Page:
Originally posted by teamchemistry15 View Post

                I've always wondered this. Why in the world is a player clearly fouling a ball handler to stop the clock not called intentional? I've also wondered why a QB spiking the ball to stop the clock isn't intentional grounding.
                Same reason why in baseball when they throw at hitters to try and back them off the plate they aren't thrown out of the game.

                Because it's an unspoken rule that teams have to have a way to stop the clock in basketball.

                I don't like it when they start to parade to the line...but as I read yesterday (maybe in the article I posted): no sport is as much a slave to the clock as basketball.

                A lot of times players are taught to "go for the ball" to make it look like an unintentional foul, when we all know it isn't.

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                • #9
                  Originally posted by Will Lavender View Post

                  Same reason why in baseball when they throw at hitters to try and back them off the plate they aren't thrown out of the game.

                  Because it's an unspoken rule that teams have to have a way to stop the clock in basketball.

                  I don't like it when they start to parade to the line...but as I read yesterday (maybe in the article I posted): no sport is as much a slave to the clock as basketball.

                  A lot of times players are taught to "go for the ball" to make it look like an unintentional foul, when we all know it isn't.
                  True. What I was referring to is when a player simply slaps a opponent on the rear or back and makes no effort to play the ball. By rule, that is intentional and should be called as so.

                  John 3:3

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                  • #10
                    Originally posted by teamchemistry15 View Post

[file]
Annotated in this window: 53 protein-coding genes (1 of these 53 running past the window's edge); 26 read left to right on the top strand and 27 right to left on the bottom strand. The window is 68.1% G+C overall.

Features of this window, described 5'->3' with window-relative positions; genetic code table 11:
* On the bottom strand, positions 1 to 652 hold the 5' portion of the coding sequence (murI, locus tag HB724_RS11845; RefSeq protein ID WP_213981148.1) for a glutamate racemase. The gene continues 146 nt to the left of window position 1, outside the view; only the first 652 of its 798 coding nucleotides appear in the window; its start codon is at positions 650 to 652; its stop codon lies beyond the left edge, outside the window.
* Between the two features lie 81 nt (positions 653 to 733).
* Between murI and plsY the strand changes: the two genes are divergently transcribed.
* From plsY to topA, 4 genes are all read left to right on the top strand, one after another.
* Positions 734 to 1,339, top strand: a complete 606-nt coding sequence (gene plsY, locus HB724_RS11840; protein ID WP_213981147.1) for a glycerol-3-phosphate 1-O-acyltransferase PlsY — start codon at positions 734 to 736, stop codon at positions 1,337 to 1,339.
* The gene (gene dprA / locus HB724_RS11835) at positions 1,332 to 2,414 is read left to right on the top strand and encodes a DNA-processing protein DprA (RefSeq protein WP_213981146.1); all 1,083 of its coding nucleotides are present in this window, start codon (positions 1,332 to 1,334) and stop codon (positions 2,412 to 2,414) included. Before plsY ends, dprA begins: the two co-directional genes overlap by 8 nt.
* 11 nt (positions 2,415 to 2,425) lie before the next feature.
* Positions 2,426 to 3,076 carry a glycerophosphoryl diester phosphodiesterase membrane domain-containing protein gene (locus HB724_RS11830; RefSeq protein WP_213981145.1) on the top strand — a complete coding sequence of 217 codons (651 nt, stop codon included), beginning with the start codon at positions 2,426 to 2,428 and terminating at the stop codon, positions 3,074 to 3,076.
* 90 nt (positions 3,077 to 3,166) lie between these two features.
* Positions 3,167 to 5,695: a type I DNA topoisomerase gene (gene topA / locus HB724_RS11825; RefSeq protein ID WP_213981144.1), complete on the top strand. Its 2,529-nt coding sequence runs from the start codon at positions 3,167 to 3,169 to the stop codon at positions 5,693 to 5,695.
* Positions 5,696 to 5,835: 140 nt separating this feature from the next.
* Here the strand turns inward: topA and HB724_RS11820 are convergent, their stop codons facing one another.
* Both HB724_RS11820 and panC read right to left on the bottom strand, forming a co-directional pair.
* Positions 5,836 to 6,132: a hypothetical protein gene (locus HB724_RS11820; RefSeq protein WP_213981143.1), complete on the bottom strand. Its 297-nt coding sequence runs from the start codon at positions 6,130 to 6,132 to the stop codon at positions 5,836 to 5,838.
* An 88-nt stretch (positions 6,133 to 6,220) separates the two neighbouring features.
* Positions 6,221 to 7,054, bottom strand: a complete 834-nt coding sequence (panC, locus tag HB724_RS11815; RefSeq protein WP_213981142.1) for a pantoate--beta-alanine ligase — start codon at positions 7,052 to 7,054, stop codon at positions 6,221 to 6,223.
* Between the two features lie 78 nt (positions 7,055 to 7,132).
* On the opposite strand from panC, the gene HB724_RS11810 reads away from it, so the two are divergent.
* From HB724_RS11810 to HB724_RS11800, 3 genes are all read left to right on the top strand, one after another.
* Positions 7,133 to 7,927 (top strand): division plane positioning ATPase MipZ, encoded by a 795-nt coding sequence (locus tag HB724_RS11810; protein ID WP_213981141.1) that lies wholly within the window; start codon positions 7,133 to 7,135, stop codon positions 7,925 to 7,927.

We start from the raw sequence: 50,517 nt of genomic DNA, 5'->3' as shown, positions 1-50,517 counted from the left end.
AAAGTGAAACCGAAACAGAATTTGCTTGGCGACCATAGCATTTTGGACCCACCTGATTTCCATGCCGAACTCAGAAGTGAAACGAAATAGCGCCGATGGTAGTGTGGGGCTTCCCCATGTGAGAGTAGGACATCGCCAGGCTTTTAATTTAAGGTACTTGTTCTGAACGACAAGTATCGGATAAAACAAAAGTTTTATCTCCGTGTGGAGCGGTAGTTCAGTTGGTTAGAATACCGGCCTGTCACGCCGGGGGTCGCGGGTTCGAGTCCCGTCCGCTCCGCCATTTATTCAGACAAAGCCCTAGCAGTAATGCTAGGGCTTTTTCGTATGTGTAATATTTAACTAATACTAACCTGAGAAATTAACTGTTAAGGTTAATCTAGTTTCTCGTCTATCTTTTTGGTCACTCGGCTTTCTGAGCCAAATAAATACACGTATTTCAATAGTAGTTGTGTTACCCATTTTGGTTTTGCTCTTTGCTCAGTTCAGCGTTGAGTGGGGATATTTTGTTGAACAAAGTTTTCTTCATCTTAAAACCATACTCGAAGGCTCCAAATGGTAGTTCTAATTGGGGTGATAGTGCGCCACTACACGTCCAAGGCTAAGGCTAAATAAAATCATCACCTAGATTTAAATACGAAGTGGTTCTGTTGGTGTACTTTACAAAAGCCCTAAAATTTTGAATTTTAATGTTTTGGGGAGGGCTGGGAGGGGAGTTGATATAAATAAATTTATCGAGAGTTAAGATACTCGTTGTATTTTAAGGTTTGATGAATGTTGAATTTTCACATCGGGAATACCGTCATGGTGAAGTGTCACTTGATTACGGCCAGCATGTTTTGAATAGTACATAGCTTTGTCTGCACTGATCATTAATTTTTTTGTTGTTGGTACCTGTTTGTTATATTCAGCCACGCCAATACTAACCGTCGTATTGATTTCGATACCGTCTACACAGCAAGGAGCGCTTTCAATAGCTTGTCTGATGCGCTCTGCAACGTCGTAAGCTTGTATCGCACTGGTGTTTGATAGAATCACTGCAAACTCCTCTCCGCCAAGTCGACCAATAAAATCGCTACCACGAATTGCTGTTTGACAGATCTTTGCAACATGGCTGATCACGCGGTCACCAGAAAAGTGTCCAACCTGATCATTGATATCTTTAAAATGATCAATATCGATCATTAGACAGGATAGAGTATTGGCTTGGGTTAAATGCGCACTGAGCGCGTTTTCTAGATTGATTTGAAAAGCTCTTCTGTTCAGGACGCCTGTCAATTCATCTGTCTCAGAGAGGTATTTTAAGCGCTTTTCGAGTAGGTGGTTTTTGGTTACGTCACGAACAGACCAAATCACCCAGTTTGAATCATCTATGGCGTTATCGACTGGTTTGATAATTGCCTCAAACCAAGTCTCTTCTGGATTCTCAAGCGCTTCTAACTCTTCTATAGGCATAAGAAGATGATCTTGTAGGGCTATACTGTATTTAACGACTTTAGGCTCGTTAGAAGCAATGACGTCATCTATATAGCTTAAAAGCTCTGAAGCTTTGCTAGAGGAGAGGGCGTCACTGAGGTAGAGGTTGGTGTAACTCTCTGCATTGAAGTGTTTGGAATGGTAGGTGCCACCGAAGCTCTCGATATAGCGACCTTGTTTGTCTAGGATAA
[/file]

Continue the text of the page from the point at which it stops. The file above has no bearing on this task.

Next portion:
I've always wondered this. Why in the world is a player clearly fouling a ball handler to stop the clock not called intentional? I've also wondered why a QB spiking the ball to stop the clock isn't intentional grounding.
                    In the NFL a QB can just "clock" the ball now. It may be that way in college too, I'm not sure. So a QB can legally stop the clock at will.

                    Sometime in the 80's college basketball tried giving the teams the option to either shoot foul shots or take the ball out of bounds. They mostly took it our of bounds and teams just kept fouling and fights started happening. The NCAA quickly rescinded that rule. I think the rule only lasted a month or so. I think this is just one of the flaws of the sport that has no real way of being fixed. Having a shot clock has helped some. But still its done a lot and can bog a game down.
                    Kentucky fan since 1971.

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                    • #11
                      Don't like this proposal at all The college game is fine as it is, except for recent innovations (like the monitor) supposedly adopted to "improve" the game.

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                      • #12
                        I don't deny it's interesting to think about but that's about it. I wouldn't vote for it. Basketball is a great game as it is and as Lighthouse said...call the game as the rules are written and all is good.

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                        The Elam Ending (A New Way to End Basketball Games)